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This short video is a great illustration on how IT departments often communicate with other functions within their organizations. Same language, same office, same coffee… yet a world apart…
Sounds harsh? Overblown? Too far fetched ?
I don’t think so but you be the judge. Read it here.
My article on faulty beliefs in IT management has been turned into a video by CBS Techrepublic’s Editor-in-Chief Jason Hiner.
I recently answered this question and then thought it may be worth posting in the blog.
Question: What quality frameworks (ISO, CMMI, ITIL, etc.) have you used in your organization(s), and what pros/cons from each have you found in your experiences?
Answer: There are three key issues that I encounter time after time:
- Faulty belief that a framework (any of these) is a silver bullet for all and any problems. I have seen them applied to correct personality conflicts and dysfunctional leadership. I kid you not!
- Failure to customize. You gotta make it yours to work for you. An IT services organization I know lost customers because third line support found themselves compiling case documentation 80% per cent of their time. Resolved that, but not before some changes at the top.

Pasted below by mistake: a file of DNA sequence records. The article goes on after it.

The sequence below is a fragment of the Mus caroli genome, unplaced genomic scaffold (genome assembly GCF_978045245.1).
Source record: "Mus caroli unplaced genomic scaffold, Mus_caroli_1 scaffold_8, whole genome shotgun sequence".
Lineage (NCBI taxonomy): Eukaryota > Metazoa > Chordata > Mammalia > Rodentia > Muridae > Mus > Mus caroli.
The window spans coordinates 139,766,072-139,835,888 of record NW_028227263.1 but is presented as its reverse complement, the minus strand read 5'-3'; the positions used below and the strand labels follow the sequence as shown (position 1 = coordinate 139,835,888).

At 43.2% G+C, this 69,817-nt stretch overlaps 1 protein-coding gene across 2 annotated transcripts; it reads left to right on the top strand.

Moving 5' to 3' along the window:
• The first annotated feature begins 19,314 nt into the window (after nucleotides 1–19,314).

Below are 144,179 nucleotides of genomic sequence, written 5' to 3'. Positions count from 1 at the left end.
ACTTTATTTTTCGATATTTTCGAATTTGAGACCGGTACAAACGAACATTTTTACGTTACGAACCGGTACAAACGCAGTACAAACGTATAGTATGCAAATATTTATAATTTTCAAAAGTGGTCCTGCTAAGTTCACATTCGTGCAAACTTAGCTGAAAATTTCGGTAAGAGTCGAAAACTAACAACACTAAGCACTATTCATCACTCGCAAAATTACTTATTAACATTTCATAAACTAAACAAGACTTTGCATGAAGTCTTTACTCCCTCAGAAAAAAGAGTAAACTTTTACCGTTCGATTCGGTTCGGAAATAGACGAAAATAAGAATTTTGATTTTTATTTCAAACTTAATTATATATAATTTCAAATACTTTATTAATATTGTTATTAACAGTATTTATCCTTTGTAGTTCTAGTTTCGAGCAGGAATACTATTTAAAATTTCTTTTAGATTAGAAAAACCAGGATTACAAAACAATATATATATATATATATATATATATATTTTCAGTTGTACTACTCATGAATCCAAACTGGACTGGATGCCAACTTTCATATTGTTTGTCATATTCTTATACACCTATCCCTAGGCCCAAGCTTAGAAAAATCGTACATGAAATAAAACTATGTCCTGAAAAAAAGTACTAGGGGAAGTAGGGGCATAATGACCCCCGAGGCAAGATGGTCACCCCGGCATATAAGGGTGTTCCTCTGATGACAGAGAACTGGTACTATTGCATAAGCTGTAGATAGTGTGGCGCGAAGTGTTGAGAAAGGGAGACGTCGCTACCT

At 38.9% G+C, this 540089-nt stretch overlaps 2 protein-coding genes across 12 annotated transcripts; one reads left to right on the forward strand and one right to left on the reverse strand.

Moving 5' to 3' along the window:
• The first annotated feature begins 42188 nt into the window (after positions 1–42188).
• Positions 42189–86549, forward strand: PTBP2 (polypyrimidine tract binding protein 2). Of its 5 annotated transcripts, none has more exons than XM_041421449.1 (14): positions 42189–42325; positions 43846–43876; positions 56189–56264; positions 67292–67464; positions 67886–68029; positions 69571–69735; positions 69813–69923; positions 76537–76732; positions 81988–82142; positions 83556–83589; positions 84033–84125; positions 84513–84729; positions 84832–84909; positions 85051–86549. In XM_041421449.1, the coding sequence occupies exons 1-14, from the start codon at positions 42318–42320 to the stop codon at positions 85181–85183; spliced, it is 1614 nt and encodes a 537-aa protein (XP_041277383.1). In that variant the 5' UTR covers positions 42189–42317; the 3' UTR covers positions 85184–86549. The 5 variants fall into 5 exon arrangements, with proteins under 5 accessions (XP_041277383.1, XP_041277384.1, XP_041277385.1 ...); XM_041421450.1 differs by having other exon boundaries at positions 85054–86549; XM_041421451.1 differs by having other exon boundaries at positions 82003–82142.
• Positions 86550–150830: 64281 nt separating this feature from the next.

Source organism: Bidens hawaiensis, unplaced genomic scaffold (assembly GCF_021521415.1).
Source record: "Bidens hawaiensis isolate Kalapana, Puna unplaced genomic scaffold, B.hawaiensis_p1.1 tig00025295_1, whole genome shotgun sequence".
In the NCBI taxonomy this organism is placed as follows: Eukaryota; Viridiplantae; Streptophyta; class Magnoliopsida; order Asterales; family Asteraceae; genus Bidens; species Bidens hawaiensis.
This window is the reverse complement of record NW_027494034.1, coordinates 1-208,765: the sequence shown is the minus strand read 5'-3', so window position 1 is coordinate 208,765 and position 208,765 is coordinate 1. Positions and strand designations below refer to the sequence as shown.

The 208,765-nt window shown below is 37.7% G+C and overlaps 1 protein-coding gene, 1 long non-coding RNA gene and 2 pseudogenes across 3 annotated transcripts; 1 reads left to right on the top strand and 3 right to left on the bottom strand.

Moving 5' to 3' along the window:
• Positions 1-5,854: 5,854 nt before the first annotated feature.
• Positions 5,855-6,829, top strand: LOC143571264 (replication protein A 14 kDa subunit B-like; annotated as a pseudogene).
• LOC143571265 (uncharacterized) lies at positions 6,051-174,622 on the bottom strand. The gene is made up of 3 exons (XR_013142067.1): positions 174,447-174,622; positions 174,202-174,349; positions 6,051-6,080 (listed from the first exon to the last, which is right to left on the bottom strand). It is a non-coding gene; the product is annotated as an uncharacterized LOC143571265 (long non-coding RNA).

- Falling in love with your methodology. This is not set-it-and-forget-it deal and you have to test your approach for relevance all the time. Is there a better way to do it? Are our assumptions still valid? A bank I know implemented user account management policies which require faxing (this was in 2008!) of a change form to the support centre. It takes 2-3 weeks to have a user set up. Meanwhile, the business has to put these people to work, so passwords are shared as a matter of standard practice. Formally, they have adopted ITIL. In reality, they are providing poor (if not dangerous to the business) service, having failed to re-evaluate their approach.
I came across this video which demostrates so wonderfully how diverse English language really is. I find that some people understand different accents well, while others become lost in no time.
Similarly, in business, you will find that there are people (I am happy to be one of them) who can understand the language of any organization, diagnose issues promptly and suggest correction. In often find myself acting as a translator between IT departments and the rest of my clients’ businesses. I wrote an article on this for CNET (link to article).
Perhaps, I’ve just learned to listen.